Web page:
Psychosexual injury relates to sexual and associated psychological difficulties that arise following childbirth trauma and persist beyond what can normally be expected. These injuries affect a woman’s capacity to achieve sexual fulfilment and consequently impact her sexual interaction with her partner. Some of the medical negligence events that can give rise to psychosexual injury are vaginal tear, episiotomy, sphincter injury, scar tissue and negligently retained surgical items. In medical negligence cases a woman’s childbirth experience and resultant physical discomfort can cause sexual difficulties and associated psychological problems.

Impact of psychosexual injury on female sexual function

A psychosexual injury can affect a woman’s sexual function in a number of ways. In cases where the birth delivery experience results in high levels of residual pain in the vulva, vagina and perinium areas, this prohibits any kind of physical stimulation. Surgical repair of vaginal tears and episiotomies can create areas of scar tissue which are either hyper-sensitive or numb and, in both cases, capacity for arousal is inhibited. With surgical repairs of the third and fourth degree tears there is an increased possibility that women find the changed appearance of their vulva, perinium and anal area embarrassing and consequently avoid sexual activity to remove the opportunity for their partner to see this part of their body. Sphincter injury can cause incontinence which all impact sexual desire. Avoidance of pain, fear of bowl or bladder accidents and embarrassment about the change in appearance of her genital area all contribute to a woman’s diminished or absence of sexual desire after childbirth injury and this can have a serious detrimental effect.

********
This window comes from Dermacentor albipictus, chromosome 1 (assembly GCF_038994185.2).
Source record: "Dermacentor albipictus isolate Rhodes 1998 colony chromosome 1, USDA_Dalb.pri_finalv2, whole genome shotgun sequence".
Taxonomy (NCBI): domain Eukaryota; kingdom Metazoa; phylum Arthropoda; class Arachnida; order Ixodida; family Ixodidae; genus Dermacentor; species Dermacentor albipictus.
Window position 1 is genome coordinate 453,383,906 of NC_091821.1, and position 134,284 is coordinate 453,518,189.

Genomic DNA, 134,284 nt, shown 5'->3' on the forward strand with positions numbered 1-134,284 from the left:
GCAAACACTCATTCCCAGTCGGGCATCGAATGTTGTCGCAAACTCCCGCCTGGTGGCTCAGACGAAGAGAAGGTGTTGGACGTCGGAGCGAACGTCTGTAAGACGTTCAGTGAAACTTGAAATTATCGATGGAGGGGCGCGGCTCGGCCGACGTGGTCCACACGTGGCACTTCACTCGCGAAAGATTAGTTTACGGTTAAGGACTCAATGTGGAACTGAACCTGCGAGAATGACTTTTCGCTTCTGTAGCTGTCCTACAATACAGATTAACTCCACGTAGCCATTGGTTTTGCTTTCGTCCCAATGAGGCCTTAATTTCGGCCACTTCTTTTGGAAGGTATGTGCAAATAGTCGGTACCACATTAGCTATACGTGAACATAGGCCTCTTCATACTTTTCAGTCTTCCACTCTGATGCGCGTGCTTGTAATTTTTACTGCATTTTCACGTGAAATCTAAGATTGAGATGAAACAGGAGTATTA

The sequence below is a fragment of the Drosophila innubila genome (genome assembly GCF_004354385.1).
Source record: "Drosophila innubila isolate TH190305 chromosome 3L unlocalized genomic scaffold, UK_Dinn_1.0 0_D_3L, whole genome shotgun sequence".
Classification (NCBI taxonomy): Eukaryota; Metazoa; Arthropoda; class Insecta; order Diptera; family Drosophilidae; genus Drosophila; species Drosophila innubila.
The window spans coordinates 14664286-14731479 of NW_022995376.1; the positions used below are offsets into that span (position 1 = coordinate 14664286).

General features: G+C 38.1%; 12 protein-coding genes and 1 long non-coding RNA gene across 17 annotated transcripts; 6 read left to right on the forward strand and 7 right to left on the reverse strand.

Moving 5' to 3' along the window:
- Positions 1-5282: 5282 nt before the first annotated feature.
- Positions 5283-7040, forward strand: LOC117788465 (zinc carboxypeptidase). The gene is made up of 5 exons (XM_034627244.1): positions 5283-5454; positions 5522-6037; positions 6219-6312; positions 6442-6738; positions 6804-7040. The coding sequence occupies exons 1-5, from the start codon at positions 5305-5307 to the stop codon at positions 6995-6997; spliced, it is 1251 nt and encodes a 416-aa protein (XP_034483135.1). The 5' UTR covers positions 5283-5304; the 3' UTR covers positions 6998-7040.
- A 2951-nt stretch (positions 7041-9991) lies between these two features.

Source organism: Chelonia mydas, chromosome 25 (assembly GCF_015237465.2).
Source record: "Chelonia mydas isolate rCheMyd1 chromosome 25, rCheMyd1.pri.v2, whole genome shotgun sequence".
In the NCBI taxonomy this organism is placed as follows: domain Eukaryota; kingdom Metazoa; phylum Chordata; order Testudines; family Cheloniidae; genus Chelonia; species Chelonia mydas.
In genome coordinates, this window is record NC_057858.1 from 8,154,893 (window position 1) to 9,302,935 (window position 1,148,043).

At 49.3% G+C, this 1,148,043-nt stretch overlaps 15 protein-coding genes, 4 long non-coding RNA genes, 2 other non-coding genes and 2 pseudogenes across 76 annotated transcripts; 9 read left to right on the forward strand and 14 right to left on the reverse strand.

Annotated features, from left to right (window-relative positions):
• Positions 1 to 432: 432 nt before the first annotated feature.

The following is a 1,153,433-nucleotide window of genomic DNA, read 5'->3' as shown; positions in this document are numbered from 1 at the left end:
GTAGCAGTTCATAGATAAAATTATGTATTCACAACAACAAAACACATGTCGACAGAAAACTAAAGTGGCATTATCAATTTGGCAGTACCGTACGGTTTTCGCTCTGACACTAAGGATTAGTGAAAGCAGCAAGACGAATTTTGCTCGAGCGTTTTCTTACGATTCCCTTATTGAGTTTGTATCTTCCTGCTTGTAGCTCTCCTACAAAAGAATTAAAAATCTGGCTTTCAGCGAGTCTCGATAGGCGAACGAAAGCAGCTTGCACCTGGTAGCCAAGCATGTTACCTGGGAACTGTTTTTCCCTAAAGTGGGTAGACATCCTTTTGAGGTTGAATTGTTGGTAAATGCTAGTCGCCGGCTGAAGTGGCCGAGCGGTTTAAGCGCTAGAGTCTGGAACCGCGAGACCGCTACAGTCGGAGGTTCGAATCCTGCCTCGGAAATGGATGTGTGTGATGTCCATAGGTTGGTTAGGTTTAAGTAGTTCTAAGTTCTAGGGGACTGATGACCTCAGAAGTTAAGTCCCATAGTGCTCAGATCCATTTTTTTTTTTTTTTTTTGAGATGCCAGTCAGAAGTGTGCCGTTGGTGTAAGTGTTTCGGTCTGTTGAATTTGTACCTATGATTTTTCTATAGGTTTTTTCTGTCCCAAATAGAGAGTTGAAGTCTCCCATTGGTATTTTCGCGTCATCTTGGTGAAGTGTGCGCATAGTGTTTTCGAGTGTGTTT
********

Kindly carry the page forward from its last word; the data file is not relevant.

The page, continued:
Effects on partner

Psychosexual injury can also impact a woman’s partner both physically and psychologically. Where there is persistent genital pain, a partner can experience anxiety due to their fear of causing further discomfort and may desist from initiating all sexual activity. Evidence reports male partners of women with prolonged genital pain conditions carry the risk of sexual disfunction. The impact of psychosexual injury on couples’ sexual life can give rise to reduced emotional intimacy which risks increased conflict within the relationship without the opportunity for resolution and in these cases the long-term viability of the relationship can be challenged.

It is clear therefore that psychosexual injury relating to childbirth can have a lasting and hugely detrimental effect on the woman herself both physical and psychological which can extend also to her partner.

If you or a loved one have been affected by psychosexual injury relating to childbirth or related matters, our medical negligence solicitors can help you pursue a claim for compensation. We believe in putting you our client first and we are committed to achieving the best result possible while all the time remaining sensitive to your needs. Please feel free to reach out to us below and will be pleased to discuss your case and offer no obligation advice.

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